(IAAC) Object: NGC4565 Instrument:16" Dob

Observer:  Todd Gross
Your skill:  Intermediate +
Date and UT of observation: 2/4/97 0900 GMT
Location & latitude: 22 miles west of Boston, Ma. 42.3N
Site classification: Suburban

Limiting magnitude (visual): 5 (estimated),  5 (est)  in vicinity of object
Seeing (1 to 5 - best to worst):  3
Moon up (phase?): Yes, 20%, near horizon

Instrument: f/4.59 16" Dob, f.l. 1839mm, excellent optics, 
96-99% coating, 3.1"secondary

Magnifications: 263x, 175x, 97x
Filters used: none
Object:  NGC4565
Object data: Edge-on Galaxy near Virgo cluster

Description: One of the best sights I have seen in astronomy. At 97x this 
needle-like galaxy which I have never seen before in a larger scope, under good
conditions, was quite pronounced, along with it's legendary dark lane.
Unlike NGC 891
which I viewed a week prior, NGC4565 was not a ghostly, hard to find object
in my 
suburban skies, but instead was very well defined, being more compact (thinner).
Although like NGC 891, it ran about 17 arc minutes long.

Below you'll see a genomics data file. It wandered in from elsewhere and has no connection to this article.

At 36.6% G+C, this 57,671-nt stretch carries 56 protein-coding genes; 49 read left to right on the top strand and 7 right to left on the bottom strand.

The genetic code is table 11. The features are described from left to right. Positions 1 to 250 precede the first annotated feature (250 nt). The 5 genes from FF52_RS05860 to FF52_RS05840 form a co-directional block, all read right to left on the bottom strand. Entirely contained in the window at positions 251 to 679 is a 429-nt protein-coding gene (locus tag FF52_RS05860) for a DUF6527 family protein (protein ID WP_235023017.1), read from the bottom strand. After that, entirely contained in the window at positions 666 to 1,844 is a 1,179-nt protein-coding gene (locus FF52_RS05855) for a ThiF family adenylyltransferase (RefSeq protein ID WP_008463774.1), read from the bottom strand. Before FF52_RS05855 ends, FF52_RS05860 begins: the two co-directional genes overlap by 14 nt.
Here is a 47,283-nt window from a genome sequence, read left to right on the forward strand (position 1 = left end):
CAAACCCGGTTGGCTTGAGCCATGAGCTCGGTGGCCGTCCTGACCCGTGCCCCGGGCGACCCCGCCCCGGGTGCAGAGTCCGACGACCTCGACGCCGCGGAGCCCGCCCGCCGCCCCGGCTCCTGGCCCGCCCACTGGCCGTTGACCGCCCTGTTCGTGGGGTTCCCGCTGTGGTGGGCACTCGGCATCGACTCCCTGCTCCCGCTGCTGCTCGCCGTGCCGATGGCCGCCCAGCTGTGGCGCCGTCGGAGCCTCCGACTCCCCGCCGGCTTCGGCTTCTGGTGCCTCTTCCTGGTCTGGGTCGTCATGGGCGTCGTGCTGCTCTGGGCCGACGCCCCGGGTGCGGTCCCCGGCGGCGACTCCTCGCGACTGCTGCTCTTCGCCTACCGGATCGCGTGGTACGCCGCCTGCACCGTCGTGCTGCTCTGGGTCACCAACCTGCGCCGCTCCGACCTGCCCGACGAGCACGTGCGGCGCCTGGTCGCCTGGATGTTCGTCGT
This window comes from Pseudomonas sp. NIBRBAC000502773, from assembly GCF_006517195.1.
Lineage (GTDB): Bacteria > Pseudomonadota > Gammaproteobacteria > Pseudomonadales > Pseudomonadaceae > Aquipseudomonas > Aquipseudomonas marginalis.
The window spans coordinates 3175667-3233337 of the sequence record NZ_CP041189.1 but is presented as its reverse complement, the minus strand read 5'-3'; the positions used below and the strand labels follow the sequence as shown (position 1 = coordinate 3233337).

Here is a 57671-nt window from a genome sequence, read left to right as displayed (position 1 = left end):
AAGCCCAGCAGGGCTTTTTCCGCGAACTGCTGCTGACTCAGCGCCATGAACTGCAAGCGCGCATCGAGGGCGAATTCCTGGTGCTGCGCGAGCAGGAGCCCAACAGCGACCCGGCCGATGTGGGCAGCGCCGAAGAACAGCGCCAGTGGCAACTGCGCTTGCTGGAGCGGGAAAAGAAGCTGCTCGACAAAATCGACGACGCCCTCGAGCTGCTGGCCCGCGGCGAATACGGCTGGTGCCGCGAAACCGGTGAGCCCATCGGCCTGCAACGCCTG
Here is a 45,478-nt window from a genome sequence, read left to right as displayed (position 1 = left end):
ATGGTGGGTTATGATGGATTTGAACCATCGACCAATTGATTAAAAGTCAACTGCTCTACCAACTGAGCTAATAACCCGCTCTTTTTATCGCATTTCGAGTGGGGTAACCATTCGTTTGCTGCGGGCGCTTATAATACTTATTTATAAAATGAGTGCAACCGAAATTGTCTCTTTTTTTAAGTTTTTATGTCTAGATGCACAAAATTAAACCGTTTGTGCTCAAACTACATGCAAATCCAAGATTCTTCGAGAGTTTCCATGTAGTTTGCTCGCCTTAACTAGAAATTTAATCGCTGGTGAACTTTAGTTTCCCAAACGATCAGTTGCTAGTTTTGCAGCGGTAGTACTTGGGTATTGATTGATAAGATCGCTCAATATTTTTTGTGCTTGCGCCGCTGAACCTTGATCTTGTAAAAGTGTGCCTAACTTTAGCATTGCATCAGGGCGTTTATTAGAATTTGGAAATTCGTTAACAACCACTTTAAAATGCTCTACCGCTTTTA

The object was most pronounced at 97x, but the dark lane, especially near
the core, 
became more obvious at 175x. At that magnification I was able to see the
dark lane, 
mainly at the core, with direct vision. From my vantage point, the galaxy
was almost
straight up and down in the eyepiece, from 11'oclock to 5 o'clock. The dark
lane on 
the right hand, upper side. It didn't take me long to realize I was looking
at the Galaxy 
"upside down", in this position,  with the dark lane on top, it should have
been on the bottom.  
I cocked my head 45 deg. or so to the left to get the more classic view. 

The Galaxy appears as a very thin, almost needle-like streak of light,
suddenly brighter
towards the center, with an almost star like brightening at the Galaxy's
The Galaxy was very susceptible to the brightening of the field towards the edge
of both the Pentax(10.5mm) and Nagler(7mm) eyepieces, the outer 
extensions of the Galaxy getting somewhat washed away from lack of contrast 
towards the edges. The dark lane at the core was visible with direct vision,
even (in fact
especially at) 263x. However, as I mentioned, the extensions looked best at
lower power. 
There may have been some irregularity to the dark lane as it crossed over
the nucleus, 
I do not recall it being perfectly straight and even.

I believe the best magnification on this scope, under these slightly light
polluted conditions
would have been at around 135x.


- Todd
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